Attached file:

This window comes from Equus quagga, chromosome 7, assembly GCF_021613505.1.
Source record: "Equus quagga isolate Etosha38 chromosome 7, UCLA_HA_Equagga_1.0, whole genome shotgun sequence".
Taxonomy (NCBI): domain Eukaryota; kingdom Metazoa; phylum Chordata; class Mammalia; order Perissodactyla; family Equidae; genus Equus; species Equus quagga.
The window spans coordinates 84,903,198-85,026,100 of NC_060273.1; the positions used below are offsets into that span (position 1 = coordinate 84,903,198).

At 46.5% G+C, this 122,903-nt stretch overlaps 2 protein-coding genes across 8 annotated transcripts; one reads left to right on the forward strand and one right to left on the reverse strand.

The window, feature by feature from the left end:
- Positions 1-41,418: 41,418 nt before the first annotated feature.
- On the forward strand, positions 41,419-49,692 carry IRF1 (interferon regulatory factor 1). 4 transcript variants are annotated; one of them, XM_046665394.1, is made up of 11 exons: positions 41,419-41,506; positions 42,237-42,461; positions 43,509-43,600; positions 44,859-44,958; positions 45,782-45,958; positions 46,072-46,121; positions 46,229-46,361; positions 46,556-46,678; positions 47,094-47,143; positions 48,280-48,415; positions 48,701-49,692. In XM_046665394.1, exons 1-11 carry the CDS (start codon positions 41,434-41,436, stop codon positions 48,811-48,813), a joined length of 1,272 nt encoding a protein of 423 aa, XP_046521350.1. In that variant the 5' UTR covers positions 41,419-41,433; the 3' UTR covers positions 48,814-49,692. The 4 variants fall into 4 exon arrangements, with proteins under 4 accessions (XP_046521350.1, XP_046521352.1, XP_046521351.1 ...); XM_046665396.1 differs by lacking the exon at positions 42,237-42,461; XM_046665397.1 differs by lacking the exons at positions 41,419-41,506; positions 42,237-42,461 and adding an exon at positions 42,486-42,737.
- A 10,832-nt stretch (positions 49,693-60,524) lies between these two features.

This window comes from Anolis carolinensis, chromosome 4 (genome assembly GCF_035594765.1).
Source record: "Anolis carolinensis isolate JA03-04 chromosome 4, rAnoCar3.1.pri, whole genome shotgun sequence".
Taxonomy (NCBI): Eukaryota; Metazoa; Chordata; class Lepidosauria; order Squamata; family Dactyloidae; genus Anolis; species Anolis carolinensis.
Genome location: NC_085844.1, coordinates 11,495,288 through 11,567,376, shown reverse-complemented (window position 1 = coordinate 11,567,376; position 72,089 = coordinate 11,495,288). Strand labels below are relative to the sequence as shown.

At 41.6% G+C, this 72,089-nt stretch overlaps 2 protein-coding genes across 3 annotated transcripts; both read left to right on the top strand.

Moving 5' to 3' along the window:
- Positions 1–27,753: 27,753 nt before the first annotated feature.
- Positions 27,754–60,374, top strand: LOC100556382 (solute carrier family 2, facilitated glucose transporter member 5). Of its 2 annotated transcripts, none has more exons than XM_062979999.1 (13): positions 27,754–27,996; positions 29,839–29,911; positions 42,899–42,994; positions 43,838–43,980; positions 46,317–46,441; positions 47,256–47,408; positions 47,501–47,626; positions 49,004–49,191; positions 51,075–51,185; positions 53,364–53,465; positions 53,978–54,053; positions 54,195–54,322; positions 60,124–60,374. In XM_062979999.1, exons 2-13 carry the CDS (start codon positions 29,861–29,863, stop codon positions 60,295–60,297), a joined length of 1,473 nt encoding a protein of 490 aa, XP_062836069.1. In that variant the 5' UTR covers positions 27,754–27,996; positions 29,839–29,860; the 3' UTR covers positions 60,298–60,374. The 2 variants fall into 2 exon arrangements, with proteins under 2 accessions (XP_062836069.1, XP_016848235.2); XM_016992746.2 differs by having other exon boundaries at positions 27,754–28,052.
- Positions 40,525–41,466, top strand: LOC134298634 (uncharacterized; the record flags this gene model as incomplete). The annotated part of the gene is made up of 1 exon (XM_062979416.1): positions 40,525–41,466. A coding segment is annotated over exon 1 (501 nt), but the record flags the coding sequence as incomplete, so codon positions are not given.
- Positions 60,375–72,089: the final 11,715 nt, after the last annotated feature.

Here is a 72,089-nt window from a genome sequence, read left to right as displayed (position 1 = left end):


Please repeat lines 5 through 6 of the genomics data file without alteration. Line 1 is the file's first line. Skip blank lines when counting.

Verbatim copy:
At 46.5% G+C, this 122,903-nt stretch overlaps 2 protein-coding genes across 8 annotated transcripts; one reads left to right on the forward strand and one right to left on the reverse strand.

The window, feature by feature from the left end: